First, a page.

Sometimes referred to as transportation, many businesses create value by acquiring cannabis products from producers and wholesalers, and then selling them to retailers or directly to consumers.

The profit a distributor makes will depend on a number of factors, including the demand for cannabis in the area, the competition, and the margins you’re able to negotiate with your suppliers and customers.

How to run a cannabis business

How to get funds

Starting a cannabis business can be a capital-intensive endeavor, as it often requires significant investment in facilities, equipment, and supplies, no matter your business niche. If you don’t have the money in the bank to get your cannabis business started, there are several ways to go about acquiring funding, including:


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Business loans: Some banks and credit unions offer business loans to cannabis entrepreneurs. However, because cannabis is still illegal at the federal level, many traditional lenders are hesitant to lend to cannabis businesses.

Private investment: You can seek out private investors, such as friends, family, or accredited investors, to fund your cannabis business.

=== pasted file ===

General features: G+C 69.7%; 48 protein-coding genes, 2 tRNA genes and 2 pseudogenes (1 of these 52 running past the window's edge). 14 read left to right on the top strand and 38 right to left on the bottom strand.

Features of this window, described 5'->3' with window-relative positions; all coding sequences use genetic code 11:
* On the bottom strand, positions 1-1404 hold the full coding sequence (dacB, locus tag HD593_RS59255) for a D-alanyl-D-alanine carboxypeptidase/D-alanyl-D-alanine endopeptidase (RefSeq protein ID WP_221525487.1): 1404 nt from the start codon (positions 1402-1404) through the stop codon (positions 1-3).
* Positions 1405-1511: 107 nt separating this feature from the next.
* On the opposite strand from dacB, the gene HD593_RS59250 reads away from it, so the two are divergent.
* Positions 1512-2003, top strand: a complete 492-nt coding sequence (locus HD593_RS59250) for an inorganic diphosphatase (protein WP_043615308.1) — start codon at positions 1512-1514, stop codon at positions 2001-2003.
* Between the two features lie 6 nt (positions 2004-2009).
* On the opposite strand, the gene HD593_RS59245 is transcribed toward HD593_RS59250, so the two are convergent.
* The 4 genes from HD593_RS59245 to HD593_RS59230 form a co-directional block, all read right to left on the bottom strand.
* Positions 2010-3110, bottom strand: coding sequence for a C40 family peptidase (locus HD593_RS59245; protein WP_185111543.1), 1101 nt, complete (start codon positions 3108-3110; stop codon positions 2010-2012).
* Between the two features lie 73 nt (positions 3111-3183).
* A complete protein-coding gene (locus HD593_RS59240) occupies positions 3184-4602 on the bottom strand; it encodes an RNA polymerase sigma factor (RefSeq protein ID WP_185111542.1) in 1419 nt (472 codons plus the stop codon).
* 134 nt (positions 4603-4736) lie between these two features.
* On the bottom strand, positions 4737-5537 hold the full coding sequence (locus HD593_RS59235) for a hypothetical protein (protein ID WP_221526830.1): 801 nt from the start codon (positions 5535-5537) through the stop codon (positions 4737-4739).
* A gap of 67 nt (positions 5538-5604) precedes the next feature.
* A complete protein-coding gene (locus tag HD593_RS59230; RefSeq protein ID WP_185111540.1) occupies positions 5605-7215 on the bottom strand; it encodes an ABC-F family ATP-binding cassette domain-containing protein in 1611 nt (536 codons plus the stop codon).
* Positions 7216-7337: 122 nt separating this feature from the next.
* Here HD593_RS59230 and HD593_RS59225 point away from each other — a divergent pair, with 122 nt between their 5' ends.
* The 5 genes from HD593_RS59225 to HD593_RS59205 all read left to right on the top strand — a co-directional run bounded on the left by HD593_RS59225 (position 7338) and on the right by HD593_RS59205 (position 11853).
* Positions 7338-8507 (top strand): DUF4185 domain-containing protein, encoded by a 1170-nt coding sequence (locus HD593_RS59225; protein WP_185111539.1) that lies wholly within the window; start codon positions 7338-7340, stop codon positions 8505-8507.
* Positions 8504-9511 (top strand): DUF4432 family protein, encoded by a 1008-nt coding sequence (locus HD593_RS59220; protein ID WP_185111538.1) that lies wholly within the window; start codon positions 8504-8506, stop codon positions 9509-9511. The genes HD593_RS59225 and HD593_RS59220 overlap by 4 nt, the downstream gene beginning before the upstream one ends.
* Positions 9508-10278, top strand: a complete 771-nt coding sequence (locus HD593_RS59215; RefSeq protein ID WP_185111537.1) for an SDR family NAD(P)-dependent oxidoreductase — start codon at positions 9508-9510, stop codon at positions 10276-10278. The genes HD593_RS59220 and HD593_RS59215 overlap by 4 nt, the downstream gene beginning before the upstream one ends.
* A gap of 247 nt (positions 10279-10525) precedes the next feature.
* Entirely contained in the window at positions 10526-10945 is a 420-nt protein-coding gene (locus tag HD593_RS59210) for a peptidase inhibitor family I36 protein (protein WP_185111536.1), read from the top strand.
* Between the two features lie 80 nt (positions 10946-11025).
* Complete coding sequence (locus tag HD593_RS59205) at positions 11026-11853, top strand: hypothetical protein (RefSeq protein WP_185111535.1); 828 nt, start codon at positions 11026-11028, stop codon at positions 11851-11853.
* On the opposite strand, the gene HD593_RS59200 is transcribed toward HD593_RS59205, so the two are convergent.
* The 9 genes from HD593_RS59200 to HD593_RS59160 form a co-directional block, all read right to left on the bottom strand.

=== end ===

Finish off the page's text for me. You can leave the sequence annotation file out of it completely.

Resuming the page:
Crowdfunding: There are crowdfunding platforms like Fundanna that allow you to raise funds for your cannabis business from a large number of investors, often in exchange for a small portion of the ownership. If you live in an area with a high demand that hasn’t been met yet or have access to a large social network, this could be a great method.

Grants: Some states and localities offer grants to help fund cannabis businesses, especially those that are owned by women, minorities, or veterans.

It’s important to carefully consider the pros and cons of each funding option, as well as the legal and regulatory requirements that apply to cannabis businesses in your state.

How to market to your audience